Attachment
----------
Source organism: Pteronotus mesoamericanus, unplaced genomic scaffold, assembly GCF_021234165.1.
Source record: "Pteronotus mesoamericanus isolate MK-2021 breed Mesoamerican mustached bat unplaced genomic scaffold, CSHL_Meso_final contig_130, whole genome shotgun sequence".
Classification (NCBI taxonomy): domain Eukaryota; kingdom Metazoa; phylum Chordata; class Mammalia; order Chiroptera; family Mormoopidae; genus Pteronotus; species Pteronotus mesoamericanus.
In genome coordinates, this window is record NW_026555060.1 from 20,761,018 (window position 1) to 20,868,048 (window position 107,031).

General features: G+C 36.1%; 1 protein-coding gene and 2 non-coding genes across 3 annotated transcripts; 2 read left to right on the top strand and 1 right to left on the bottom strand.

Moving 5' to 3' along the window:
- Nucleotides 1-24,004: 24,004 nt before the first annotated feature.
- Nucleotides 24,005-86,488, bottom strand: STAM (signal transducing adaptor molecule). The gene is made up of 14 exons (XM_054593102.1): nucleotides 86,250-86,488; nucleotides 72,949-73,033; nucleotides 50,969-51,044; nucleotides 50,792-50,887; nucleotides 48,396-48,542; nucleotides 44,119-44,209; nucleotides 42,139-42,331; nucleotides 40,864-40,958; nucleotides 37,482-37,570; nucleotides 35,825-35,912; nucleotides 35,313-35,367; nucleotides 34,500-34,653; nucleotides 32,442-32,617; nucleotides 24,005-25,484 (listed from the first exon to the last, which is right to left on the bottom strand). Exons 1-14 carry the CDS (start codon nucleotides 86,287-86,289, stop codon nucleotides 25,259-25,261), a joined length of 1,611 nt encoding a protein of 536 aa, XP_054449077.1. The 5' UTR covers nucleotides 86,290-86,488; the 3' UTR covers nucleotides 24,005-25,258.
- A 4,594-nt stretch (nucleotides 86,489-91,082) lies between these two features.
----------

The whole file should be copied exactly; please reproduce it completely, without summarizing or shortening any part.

Source organism: Pteronotus mesoamericanus, unplaced genomic scaffold, assembly GCF_021234165.1.
Source record: "Pteronotus mesoamericanus isolate MK-2021 breed Mesoamerican mustached bat unplaced genomic scaffold, CSHL_Meso_final contig_130, whole genome shotgun sequence".
Classification (NCBI taxonomy): domain Eukaryota; kingdom Metazoa; phylum Chordata; class Mammalia; order Chiroptera; family Mormoopidae; genus Pteronotus; species Pteronotus mesoamericanus.
In genome coordinates, this window is record NW_026555060.1 from 20,761,018 (window position 1) to 20,868,048 (window position 107,031).

General features: G+C 36.1%; 1 protein-coding gene and 2 non-coding genes across 3 annotated transcripts; 2 read left to right on the top strand and 1 right to left on the bottom strand.

Moving 5' to 3' along the window:
- Nucleotides 1-24,004: 24,004 nt before the first annotated feature.
- Nucleotides 24,005-86,488, bottom strand: STAM (signal transducing adaptor molecule). The gene is made up of 14 exons (XM_054593102.1): nucleotides 86,250-86,488; nucleotides 72,949-73,033; nucleotides 50,969-51,044; nucleotides 50,792-50,887; nucleotides 48,396-48,542; nucleotides 44,119-44,209; nucleotides 42,139-42,331; nucleotides 40,864-40,958; nucleotides 37,482-37,570; nucleotides 35,825-35,912; nucleotides 35,313-35,367; nucleotides 34,500-34,653; nucleotides 32,442-32,617; nucleotides 24,005-25,484 (listed from the first exon to the last, which is right to left on the bottom strand). Exons 1-14 carry the CDS (start codon nucleotides 86,287-86,289, stop codon nucleotides 25,259-25,261), a joined length of 1,611 nt encoding a protein of 536 aa, XP_054449077.1. The 5' UTR covers nucleotides 86,290-86,488; the 3' UTR covers nucleotides 24,005-25,258.
- A 4,594-nt stretch (nucleotides 86,489-91,082) lies between these two features.